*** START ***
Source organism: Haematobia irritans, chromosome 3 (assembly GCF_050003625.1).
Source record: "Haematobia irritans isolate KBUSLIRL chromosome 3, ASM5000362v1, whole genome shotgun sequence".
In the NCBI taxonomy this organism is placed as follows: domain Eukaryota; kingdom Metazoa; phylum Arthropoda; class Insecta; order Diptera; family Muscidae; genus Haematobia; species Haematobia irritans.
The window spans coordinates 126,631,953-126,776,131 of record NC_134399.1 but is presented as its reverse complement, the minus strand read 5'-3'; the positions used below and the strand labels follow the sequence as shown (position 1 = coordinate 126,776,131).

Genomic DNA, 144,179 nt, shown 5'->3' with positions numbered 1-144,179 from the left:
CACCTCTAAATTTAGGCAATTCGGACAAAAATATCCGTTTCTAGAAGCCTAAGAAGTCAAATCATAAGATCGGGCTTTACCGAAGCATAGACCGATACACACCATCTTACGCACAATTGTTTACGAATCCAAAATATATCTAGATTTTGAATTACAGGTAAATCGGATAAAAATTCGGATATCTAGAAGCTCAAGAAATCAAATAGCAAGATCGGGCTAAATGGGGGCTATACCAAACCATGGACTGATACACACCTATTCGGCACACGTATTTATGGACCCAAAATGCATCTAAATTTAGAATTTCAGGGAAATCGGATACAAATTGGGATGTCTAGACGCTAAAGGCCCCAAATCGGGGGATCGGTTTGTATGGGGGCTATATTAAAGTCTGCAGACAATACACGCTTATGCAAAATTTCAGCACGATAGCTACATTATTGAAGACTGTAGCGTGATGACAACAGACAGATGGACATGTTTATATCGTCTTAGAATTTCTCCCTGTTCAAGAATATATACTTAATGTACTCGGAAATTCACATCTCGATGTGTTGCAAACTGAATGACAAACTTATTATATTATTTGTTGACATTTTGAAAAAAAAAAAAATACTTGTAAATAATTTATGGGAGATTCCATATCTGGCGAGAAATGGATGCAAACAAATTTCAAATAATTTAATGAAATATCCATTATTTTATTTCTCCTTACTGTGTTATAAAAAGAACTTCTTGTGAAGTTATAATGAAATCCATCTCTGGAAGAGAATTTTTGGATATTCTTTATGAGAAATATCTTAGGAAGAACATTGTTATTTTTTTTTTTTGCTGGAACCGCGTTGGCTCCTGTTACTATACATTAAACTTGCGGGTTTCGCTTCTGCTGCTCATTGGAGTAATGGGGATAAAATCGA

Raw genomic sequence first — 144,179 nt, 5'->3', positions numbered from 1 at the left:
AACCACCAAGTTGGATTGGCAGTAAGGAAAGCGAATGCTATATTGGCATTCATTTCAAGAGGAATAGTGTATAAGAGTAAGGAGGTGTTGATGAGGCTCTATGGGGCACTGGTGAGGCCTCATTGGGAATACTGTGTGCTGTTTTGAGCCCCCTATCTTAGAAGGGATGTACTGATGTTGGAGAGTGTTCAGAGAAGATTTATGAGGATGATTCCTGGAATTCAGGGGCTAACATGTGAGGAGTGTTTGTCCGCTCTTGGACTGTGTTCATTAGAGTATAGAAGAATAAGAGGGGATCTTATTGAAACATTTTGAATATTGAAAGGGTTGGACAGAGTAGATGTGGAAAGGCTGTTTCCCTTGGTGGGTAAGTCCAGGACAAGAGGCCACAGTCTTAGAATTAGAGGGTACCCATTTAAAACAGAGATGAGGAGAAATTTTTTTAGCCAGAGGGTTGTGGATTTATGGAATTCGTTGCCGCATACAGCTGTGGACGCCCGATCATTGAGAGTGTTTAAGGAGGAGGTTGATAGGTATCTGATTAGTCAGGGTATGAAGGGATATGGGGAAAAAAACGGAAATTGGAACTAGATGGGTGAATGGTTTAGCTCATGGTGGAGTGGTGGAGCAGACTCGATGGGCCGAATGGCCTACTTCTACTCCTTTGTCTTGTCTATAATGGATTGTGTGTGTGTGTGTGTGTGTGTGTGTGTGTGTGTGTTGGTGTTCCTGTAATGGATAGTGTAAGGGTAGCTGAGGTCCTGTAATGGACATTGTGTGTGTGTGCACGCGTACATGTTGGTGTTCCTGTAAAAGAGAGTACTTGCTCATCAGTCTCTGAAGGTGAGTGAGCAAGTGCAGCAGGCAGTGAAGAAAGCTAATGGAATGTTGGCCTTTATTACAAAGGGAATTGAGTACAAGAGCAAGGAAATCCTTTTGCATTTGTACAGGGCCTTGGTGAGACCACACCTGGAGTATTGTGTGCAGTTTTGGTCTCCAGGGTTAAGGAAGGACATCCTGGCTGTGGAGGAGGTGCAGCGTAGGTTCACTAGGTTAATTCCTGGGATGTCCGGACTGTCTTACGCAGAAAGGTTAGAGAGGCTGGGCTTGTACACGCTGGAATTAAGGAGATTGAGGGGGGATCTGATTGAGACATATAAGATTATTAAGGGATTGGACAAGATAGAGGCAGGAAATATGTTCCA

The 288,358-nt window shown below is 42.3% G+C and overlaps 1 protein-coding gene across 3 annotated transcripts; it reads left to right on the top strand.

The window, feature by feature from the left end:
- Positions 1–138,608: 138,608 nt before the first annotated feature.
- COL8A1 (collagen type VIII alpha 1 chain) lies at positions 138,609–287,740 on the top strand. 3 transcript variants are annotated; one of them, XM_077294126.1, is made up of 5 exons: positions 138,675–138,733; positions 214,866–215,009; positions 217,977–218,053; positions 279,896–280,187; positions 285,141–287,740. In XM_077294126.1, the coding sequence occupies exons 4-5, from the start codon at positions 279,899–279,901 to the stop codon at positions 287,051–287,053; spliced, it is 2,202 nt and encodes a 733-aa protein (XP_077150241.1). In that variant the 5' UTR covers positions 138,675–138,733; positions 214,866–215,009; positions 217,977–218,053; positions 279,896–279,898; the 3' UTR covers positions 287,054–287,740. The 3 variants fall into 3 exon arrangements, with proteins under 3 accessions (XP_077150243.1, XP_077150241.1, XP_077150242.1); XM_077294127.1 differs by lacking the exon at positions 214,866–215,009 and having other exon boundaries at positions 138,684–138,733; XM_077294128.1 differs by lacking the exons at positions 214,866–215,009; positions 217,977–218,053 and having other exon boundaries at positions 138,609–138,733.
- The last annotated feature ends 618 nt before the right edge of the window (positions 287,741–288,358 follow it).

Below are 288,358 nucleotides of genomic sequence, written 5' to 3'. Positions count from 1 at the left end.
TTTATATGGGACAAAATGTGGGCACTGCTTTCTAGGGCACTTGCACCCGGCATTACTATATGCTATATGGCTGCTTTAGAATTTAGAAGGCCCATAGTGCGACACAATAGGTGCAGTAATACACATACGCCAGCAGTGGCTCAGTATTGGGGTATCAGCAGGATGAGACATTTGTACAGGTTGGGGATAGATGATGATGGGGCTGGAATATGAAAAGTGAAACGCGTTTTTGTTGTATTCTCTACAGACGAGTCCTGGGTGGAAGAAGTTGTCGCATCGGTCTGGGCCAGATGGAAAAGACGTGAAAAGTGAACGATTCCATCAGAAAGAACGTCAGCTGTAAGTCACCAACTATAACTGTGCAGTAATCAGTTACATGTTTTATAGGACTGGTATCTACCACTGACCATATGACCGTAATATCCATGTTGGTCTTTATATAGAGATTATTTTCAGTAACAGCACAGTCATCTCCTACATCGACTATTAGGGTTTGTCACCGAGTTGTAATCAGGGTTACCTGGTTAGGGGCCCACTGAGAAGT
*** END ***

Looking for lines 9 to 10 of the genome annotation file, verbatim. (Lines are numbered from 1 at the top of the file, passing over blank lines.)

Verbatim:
The 288,358-nt window shown below is 42.3% G+C and overlaps 1 protein-coding gene across 3 annotated transcripts; it reads left to right on the top strand.

The window, feature by feature from the left end: